public BoxValue(Object initial) { this.value = initial; }
public void set(Object newValue) { this.value = newValue; }
public Object get() { this.value; }

Native Mutable Data

The embodiment of changing state are state machines (surprise!). Here is a minimal one that represents a (slightly contrivted) counter:

It defines two events (i.e., ways to trigger the machine), one to initialize the machine’s counter, and the other one to increment it. It has two states, an initial state and operational state. The init event goes from the initial init state to the count state, where it then accepts inc events. If the by value is less than 10, the counter gets incremented, otherwise a counter of invalids incrementation attempts is increased (yeah, it’s a contrived example, but it’s simple).

The state machine (surprise again) is inherently stateful. So we don’t have to pretend anything’s immutable. This is why we allow an assignment operator := inside a state machine. Inside a state machine you can also read one of its variables by just mentioning its name (as in invalids + 1); you don’t need the val. This is kinda interesting from an interpreter perspective, because if a variable name is mentioned on the left of the assignment operator, it must evaluate to a box (so you can set the new value), and if it is used elsewhere, you want to evaluate to the contents of the box (in order for the existing implementation of, for example, the + to continue to work). Luckily, the AST structure makes it obvious whether a box or a value is required (relevant for type checking and for execution): you need the box if and only if it is used in the left slot of an assignment.

So how do you use a state machine? Here is how:

val ctr = start(CounterToMax).init(0) // start instantiates a SMfun doStuffWithCounter() { // now 5 // now 8 // invalid; still 8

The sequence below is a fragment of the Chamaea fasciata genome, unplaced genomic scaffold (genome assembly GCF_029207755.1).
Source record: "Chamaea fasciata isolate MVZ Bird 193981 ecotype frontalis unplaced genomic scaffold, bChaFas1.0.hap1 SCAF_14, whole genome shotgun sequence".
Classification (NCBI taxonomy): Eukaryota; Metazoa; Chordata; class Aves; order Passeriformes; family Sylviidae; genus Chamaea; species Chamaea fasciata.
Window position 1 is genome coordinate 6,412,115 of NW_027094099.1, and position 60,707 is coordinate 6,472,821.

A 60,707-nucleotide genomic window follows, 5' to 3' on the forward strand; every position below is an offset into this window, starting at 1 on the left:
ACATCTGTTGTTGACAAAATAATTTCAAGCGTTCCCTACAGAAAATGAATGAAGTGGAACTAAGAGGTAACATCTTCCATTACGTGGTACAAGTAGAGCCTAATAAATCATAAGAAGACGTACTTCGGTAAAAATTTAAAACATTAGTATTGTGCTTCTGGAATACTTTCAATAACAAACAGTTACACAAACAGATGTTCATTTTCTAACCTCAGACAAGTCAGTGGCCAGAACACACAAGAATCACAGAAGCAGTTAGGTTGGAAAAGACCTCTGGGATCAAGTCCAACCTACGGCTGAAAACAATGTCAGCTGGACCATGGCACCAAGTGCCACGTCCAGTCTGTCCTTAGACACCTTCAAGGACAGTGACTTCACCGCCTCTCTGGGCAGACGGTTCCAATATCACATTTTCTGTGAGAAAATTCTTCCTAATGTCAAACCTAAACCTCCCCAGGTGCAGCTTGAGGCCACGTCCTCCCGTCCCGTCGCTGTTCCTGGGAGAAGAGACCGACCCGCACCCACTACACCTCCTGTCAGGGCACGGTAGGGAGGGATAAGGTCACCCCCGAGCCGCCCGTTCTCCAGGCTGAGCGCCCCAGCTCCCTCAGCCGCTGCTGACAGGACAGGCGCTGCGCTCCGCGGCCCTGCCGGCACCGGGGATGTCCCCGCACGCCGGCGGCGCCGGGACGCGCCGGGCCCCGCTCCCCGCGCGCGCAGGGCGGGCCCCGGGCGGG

assert ctr.counter == 8
assert ctr.invalids == 1

Note that even though there is mutable state all over the place (and the various operations on state machines have effects!), there are no boxes to be seen. You don’t need an update, you don’t need val on anything. Why is this?

Well, internally the state machines still have box semantics (in the implementation, a bunch of interfaces for IBoxLike things are used to generalise box-like behavior). But state machines have been purpose-built to have state, there is no need to reuse existing immutable APIs, as was the case for primitive operators and collections.

Let’s look at the interpreter. To implement the variable references inside state machines, we use an interface ICanBeUsedAsLValue to mark that they can be used on the left side of an assignment (an “lvalue”). The interface has a method isUsedAsLValue that detects structurally, from the AST, if a particular variable reference is on the left side of an assignment. The interpreter uses this method to determine what it needs to evaluate to. Here is the generic interpreter for the assignment; note how it relies on the runtime representation of things that can be lvalues to implement the ILValue interface to generically implement this functionality:

Object rvalue = #right; // recursively call interpreter on right
Object lvalue = #left; // and left arguments
if (lvalue instanceof ILValue) { // must be an ILValue
((ILValue) lvalue).updateValue(rvalue); // which has update method
} else {
throw new InvalidValueException(node.left, "not an ILValue");
return rvalue;

In the case of state machines, the interpreter plays together with, the VarRef concept that represents references to state machine variables. Look at its interpreter:

SmValue currentMachine = (SmValue) env[SmValue.THIS]; 
SMVarValue value = currentMachine.getVar(node.var);
if (node.isUsedAsLValue()) {
return value; // returns the box
} else {
return value.value(); // returns box contents

It first retrieves the currently executing instance of the state machine from the environment (the triggers put that there), and then asks the current state machine for the variable that it references. Note that this returns the ILValue-implementing class that represents the variable. Then comes the crucial distinction: if the current variable reference is used in lvalue position, we return the ILValue (so that the assignment interpreter can call update). Otherwise we directly return the contents of the box (e.g., an int)

We are not going to discuss the implementation of the state machine’s behavior itself; it’s a bunch of if statements like any other state machine. What is important though, is that the current total state of the machine (the current state plus the values of all its variables) is also an immutable object. This will become important for state machines to work with transactions, as shown next.


Take a look at the following code:

type intLE5: int where it <= 5
val c1: box<intLE5> = box(0)
val c2: box<intLE5> = box(0)
fun incrementCounters(x1: int, x2: int) {
c1.update(it + x1)